> out that this was ILLEGAL.... (I'm assuming that it is harmful to ones
> health). I would like to ask the experts in this group what is the
> MOST powerful antenna I can use without breaking the law or causing
> any kind of health concerns to prelonged exposure.
>
> BTW: Here is some more info on the setup.
> Both routers are the same (200mw Long Range 802.11b routers from
> fab-corp.com)
> 24 dBi Andrew parabolic antenna (for the recieving end)
> both routers will be using 1ft low loss cable from antenna to router
> Also... from what I've read in this group... a 6dBi omni looks like
> the maximum legal limit for this amp. So my question is.... would the
> 6dBi omni with the 1w amp be better than the 15.4dBi omni without the
> amp???? If there is any better combo... please let me know.
>
>
> Thanks!

Your combined specifications are difficult to meet: multipoint wireless + 10
km distance + legal solution.
I guess that you need to let one spec go to make this work. The legal aspect
might be tied to health issues,
though I'd rather think it is a matter of interference. Wireless signals do
interfere and your strong signal
will disturb all the weaker ones it finds in its path. Depending on your
location, you might get away
with strong signales, as long as nobody else suffers. I live in the
Netherlands and for sure it would
be cause for complaints.
Signal amplification is the last thing I'd pursue. At the omnidirectional
side, the antenna receives a lot
of noise and that gets amplified as well. Amplifiers don't change the signal
to noise ratio, they make
it even worse.
Basically the only advice here is to change the multipoint design to a
collection of point-to-point
connections. It is very likely that you don't want to hear that, but please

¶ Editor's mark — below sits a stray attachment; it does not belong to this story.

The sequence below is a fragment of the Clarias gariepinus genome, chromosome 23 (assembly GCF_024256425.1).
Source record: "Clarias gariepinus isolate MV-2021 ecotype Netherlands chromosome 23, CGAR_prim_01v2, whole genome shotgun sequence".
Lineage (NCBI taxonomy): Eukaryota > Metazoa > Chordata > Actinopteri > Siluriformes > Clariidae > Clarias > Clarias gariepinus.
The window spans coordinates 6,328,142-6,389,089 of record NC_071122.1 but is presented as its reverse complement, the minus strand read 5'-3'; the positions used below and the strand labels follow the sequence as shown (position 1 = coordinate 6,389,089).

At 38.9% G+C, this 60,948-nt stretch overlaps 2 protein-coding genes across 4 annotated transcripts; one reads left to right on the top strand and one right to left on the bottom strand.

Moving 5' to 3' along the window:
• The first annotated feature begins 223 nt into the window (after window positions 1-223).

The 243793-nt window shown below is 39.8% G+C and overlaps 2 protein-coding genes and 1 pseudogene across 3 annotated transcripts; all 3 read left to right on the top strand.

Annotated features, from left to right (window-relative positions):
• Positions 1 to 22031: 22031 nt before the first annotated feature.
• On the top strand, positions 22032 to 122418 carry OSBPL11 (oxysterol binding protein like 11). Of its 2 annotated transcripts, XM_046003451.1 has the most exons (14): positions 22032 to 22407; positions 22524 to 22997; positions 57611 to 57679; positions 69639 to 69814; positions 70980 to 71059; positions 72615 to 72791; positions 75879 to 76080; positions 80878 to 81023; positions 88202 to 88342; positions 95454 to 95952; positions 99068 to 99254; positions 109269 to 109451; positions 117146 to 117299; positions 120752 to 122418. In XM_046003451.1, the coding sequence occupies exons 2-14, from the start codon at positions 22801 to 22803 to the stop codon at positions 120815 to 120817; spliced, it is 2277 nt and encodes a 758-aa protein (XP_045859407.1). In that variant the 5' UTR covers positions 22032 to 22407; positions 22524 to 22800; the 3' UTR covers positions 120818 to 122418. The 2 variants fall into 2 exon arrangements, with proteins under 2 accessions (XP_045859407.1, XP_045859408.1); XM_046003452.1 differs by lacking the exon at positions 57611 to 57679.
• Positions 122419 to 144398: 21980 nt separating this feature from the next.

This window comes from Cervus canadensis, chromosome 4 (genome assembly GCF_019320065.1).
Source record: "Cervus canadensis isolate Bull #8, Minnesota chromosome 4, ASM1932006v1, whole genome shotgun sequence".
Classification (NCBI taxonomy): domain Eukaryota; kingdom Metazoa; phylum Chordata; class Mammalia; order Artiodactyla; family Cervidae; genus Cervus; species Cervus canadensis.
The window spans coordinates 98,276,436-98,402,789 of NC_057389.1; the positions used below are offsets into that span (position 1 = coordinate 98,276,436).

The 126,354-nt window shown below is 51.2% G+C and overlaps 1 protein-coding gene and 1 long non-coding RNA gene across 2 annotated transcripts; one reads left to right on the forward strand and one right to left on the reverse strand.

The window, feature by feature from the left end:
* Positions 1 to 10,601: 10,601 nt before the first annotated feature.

remember that multipoint
is equivalent to a a single point of failure. Not a good design, but YMMV,
Hans
Anonymous
June 27, 2004 2:12:57 AM

Archived from groups: alt.internet.wireless (More info?)

> I have to repeat myself 1 million times everytime I post........ I
> know 2 directional antennas would be more than enough.... for a point

Well, it wasn't clear to me, you only mentioned two locations!

> to point. But this is NOT a point to point connection. This is a point
> to MULTIPOINT connection....like I said earlier. I MUST (1000%
> certainty) have a omni antenna on one end.

Why? If you have say 3 sites, use two access points in the middle site
and use two DIRECTIONAL antennas, one pointing to each of the remote
sites.

How many other sites are there?

David.
Anonymous
June 27, 2004 2:14:27 AM

Archived from groups: alt.internet.wireless (More info?)

> Basically the only advice here is to change the multipoint design to a
> collection of point-to-point
> connections. It is very likely that you don't want to hear that, but please
> remember that multipoint
> is equivalent to a a single point of failure. Not a good design, but YMMV,

Quite, that's two of us saying the same thing so it must be true! :) 

David.
Anonymous
June 27, 2004 10:01:07 AM

Archived from groups: alt.internet.wireless (More info?)

"Fresnel Fadermargini" <RSSI@pathloss.dbm.com> wrote in message
news:z7sDc.2754$OR4.273210@twister.tampabay.rr.com...
> 1rst problem is it looks like you will be using conventional, 802.11 for
> a multi-point system and you are going to get burnt by Hidden Node...
> Although if done correctly, all child sites will hear the parent the
> children will
> not hear eachother, and since 802.11 uses CSMA, they will talk at the
same
> time..
> CSMA works by a client listening, and if clear it talks.. if it hears
> another system talking,